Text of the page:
So, everything was ticking along and then I hit the proverbial training wall. I was lying in bed one night, facing a 12 mile run in the cold and snow during the 2 hour window I had from 9-11 while my daughter was in pre-school. I'd been doing this for several weeks at that point and now something snapped. I said to my husband, I just can't do this. I'm completely wiped out. Training, parenting, working...I hit my limit. And I gave up.
I slipped back to my tried and true approach, which I knew I could do, and I knew it would result in the same ho-hum results it had in the past. But what else could I do? At that time I didn't know how to fix the plan so that it could work for me. And so I threw out the baby with the bathwater.
Today I have a little more understanding and appreciation for how this all works. As a USATF, RRCA, and Lydiard Foundation Certified Running Coach I have more resources available to me. I read training books before bed for the fun of it. I can see all the mistakes I've made in the past. I understand that I will, no doubt, continue to make mistakes, because the fact is, this is all difficult business. If there was ONE way that ALWAYS worked for everyone, then we'd ALL be DOING IT! But alas. Life and running are not so simple. And if they were it would be boring.
So, out of a twisted curiosity, I decided to make myself a guinea pig of sorts and a couple months ago I embarked on my marathon training experiment: I decided to test the Lydiard Foundation's Running Wizard Training Program on myself.
A Lydiard based training program is based on five basic principles:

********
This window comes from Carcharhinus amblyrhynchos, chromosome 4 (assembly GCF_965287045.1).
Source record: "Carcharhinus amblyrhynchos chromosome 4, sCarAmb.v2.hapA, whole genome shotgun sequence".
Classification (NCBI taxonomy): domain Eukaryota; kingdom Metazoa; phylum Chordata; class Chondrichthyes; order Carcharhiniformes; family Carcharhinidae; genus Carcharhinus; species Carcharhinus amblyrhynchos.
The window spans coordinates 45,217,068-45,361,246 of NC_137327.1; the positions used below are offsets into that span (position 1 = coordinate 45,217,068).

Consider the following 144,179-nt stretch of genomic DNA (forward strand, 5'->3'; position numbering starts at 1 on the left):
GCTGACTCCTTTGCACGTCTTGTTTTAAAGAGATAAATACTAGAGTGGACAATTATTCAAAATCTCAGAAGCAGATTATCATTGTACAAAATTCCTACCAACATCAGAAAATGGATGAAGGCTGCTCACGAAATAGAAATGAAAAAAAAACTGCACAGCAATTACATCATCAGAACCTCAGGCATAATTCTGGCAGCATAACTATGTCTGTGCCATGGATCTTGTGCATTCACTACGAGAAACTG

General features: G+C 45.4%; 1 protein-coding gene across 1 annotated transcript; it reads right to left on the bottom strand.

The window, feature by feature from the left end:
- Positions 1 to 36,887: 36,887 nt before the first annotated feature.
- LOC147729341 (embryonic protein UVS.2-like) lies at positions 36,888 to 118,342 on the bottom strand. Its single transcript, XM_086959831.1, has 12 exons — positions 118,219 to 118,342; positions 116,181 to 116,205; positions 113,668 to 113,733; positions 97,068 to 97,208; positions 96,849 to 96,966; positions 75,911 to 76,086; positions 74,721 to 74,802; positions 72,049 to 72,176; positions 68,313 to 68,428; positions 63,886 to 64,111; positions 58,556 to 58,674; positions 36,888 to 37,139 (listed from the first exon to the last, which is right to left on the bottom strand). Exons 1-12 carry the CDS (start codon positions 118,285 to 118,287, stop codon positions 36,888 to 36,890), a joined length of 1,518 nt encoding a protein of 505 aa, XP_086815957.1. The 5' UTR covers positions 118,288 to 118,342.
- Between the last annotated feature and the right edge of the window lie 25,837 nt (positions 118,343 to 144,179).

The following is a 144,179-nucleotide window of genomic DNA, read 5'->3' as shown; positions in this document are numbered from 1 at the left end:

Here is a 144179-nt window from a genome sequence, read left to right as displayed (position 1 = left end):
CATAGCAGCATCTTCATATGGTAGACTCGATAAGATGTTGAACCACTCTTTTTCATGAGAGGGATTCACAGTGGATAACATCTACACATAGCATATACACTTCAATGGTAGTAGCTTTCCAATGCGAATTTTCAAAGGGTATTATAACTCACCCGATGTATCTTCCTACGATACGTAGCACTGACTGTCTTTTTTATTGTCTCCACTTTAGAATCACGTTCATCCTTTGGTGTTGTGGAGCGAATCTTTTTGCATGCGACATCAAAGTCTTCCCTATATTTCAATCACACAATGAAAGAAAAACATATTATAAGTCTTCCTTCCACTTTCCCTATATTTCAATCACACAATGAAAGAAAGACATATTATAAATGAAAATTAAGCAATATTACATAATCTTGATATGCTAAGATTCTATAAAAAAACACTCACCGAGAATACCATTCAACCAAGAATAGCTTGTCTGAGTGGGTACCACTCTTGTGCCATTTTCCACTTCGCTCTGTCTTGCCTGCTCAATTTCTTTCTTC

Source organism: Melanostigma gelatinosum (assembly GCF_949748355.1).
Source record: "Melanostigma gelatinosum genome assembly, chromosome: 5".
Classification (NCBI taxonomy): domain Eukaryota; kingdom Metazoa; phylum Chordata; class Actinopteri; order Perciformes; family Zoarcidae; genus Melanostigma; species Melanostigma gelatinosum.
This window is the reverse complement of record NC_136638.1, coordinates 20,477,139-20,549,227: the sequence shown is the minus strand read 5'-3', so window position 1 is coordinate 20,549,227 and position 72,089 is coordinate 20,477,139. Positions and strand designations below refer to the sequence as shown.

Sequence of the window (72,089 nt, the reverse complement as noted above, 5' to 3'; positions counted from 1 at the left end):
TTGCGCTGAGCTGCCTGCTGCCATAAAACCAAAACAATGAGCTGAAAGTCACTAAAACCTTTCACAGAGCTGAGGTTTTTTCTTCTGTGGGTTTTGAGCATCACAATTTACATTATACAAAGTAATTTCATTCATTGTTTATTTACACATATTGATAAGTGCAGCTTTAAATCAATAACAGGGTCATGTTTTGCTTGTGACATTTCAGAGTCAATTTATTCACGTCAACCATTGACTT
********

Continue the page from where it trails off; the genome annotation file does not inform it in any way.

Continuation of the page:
1) Aerobic Conditioning as the Foundation
2) Response-Regulated Adaptation
3) Feeling-Based Training
4) Sequential Development
So how does all this work within a set, pre-planned, program? Well it works and it doesn't work - and this is the problem with all pre-set programs, though this program is, in my experience, far superior to other 'cookie-cutter' type programs because it provides multiple feedback mechanisms. Importantly, Lydiard based programs ALWAYS build on where you are presently at, what you've done in the past, and where you want to go, and helps in establishing realistic short and long term goals.
A couple weeks ago I finished with my "aerobic base" sequence and I felt super strong. Now I was set to begin my "Hill" sequence. Only one problem. I was dealing with an injury, and I am convinced that this was not caused by my running. One of the things I have to remind myself (and those I coach) is to be very careful about adding new stresses when you are already pushing things. I am not always good about listening to myself - and since I was feeling like gang-busters, I started pushing too many things at once - too much swimming, too much core work, too much stuff!! And I snapped. I felt this snap in an instant. I felt the straw that "broke" my back (in my case, my SI joint) as I placed it there. Butt-head, butt-head, butt-head...
So I put off the hill work for a week. THIS is Response-Regulated Training, as much as adjusting paces might be response-regulated training. I did not add insult to injury and stick with the workouts I was "supposed" to do.
This is the most difficult part about working with a set plan. Gaaaaaaaaaaa. My experiment is already messed up! And yet is it? Rarely do any of us make it from beginning to end of a training sequence without dealing with some major hiccups. So I guess now the challenge and experiment means seeing how it works even when everything doesn't work perfectly. I feel so strong coming out of my first sequence, and I am committed to this experiment. I won't throw the baby out with the bathwater this time.